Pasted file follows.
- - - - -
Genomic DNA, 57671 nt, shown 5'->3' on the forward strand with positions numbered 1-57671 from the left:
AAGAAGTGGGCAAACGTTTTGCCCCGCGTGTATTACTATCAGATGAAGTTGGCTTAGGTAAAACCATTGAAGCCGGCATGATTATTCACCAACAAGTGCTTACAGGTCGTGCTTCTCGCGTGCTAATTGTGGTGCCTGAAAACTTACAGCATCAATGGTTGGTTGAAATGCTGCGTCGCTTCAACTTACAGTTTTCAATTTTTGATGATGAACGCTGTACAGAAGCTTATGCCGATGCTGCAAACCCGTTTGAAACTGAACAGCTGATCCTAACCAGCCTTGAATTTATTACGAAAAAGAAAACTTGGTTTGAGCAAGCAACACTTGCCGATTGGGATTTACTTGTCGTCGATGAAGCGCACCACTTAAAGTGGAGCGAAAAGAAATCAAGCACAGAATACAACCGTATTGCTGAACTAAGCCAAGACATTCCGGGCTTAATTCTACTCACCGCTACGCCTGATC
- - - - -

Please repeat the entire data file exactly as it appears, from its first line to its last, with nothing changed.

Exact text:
Genomic DNA, 57671 nt, shown 5'->3' on the forward strand with positions numbered 1-57671 from the left:
AAGAAGTGGGCAAACGTTTTGCCCCGCGTGTATTACTATCAGATGAAGTTGGCTTAGGTAAAACCATTGAAGCCGGCATGATTATTCACCAACAAGTGCTTACAGGTCGTGCTTCTCGCGTGCTAATTGTGGTGCCTGAAAACTTACAGCATCAATGGTTGGTTGAAATGCTGCGTCGCTTCAACTTACAGTTTTCAATTTTTGATGATGAACGCTGTACAGAAGCTTATGCCGATGCTGCAAACCCGTTTGAAACTGAACAGCTGATCCTAACCAGCCTTGAATTTATTACGAAAAAGAAAACTTGGTTTGAGCAAGCAACACTTGCCGATTGGGATTTACTTGTCGTCGATGAAGCGCACCACTTAAAGTGGAGCGAAAAGAAATCAAGCACAGAATACAACCGTATTGCTGAACTAAGCCAAGACATTCCGGGCTTAATTCTACTCACCGCTACGCCTGATC